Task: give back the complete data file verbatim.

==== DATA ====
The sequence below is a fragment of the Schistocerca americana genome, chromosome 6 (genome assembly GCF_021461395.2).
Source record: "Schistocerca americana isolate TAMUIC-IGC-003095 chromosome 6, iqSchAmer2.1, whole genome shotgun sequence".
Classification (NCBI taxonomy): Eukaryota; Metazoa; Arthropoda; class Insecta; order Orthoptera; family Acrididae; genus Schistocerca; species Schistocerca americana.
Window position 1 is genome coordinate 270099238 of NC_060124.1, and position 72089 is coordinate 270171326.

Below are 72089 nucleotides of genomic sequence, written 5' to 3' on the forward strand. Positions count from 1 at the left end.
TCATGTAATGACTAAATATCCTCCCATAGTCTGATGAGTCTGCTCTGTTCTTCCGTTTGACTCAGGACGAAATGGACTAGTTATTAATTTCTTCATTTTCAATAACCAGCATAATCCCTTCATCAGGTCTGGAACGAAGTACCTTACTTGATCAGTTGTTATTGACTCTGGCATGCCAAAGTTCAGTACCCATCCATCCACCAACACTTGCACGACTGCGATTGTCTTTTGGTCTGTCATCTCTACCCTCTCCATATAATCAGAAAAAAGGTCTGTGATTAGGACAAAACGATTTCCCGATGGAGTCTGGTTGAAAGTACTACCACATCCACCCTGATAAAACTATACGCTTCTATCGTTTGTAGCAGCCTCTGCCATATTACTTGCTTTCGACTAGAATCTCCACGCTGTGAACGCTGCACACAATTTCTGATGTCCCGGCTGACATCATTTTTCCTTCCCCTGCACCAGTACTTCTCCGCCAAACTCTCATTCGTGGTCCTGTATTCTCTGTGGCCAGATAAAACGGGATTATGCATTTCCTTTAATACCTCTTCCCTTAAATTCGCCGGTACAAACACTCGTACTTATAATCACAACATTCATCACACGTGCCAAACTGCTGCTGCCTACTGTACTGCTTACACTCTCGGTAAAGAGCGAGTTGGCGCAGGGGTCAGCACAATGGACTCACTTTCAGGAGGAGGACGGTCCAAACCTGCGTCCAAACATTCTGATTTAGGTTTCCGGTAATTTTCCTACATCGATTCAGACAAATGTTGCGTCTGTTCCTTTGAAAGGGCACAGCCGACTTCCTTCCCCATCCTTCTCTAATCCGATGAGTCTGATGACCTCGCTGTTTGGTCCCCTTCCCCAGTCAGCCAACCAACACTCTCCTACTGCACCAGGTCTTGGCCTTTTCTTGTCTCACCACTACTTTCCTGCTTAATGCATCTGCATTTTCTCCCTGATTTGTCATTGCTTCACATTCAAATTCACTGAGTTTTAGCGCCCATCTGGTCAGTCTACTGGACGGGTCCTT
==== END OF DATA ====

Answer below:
The sequence below is a fragment of the Schistocerca americana genome, chromosome 6 (genome assembly GCF_021461395.2).
Source record: "Schistocerca americana isolate TAMUIC-IGC-003095 chromosome 6, iqSchAmer2.1, whole genome shotgun sequence".
Classification (NCBI taxonomy): Eukaryota; Metazoa; Arthropoda; class Insecta; order Orthoptera; family Acrididae; genus Schistocerca; species Schistocerca americana.
Window position 1 is genome coordinate 270099238 of NC_060124.1, and position 72089 is coordinate 270171326.

Below are 72089 nucleotides of genomic sequence, written 5' to 3' on the forward strand. Positions count from 1 at the left end.
TCATGTAATGACTAAATATCCTCCCATAGTCTGATGAGTCTGCTCTGTTCTTCCGTTTGACTCAGGACGAAATGGACTAGTTATTAATTTCTTCATTTTCAATAACCAGCATAATCCCTTCATCAGGTCTGGAACGAAGTACCTTACTTGATCAGTTGTTATTGACTCTGGCATGCCAAAGTTCAGTACCCATCCATCCACCAACACTTGCACGACTGCGATTGTCTTTTGGTCTGTCATCTCTACCCTCTCCATATAATCAGAAAAAAGGTCTGTGATTAGGACAAAACGATTTCCCGATGGAGTCTGGTTGAAAGTACTACCACATCCACCCTGATAAAACTATACGCTTCTATCGTTTGTAGCAGCCTCTGCCATATTACTTGCTTTCGACTAGAATCTCCACGCTGTGAACGCTGCACACAATTTCTGATGTCCCGGCTGACATCATTTTTCCTTCCCCTGCACCAGTACTTCTCCGCCAAACTCTCATTCGTGGTCCTGTATTCTCTGTGGCCAGATAAAACGGGATTATGCATTTCCTTTAATACCTCTTCCCTTAAATTCGCCGGTACAAACACTCGTACTTATAATCACAACATTCATCACACGTGCCAAACTGCTGCTGCCTACTGTACTGCTTACACTCTCGGTAAAGAGCGAGTTGGCGCAGGGGTCAGCACAATGGACTCACTTTCAGGAGGAGGACGGTCCAAACCTGCGTCCAAACATTCTGATTTAGGTTTCCGGTAATTTTCCTACATCGATTCAGACAAATGTTGCGTCTGTTCCTTTGAAAGGGCACAGCCGACTTCCTTCCCCATCCTTCTCTAATCCGATGAGTCTGATGACCTCGCTGTTTGGTCCCCTTCCCCAGTCAGCCAACCAACACTCTCCTACTGCACCAGGTCTTGGCCTTTTCTTGTCTCACCACTACTTTCCTGCTTAATGCATCTGCATTTTCTCCCTGATTTGTCATTGCTTCACATTCAAATTCACTGAGTTTTAGCGCCCATCTGGTCAGTCTACTGGACGGGTCCTT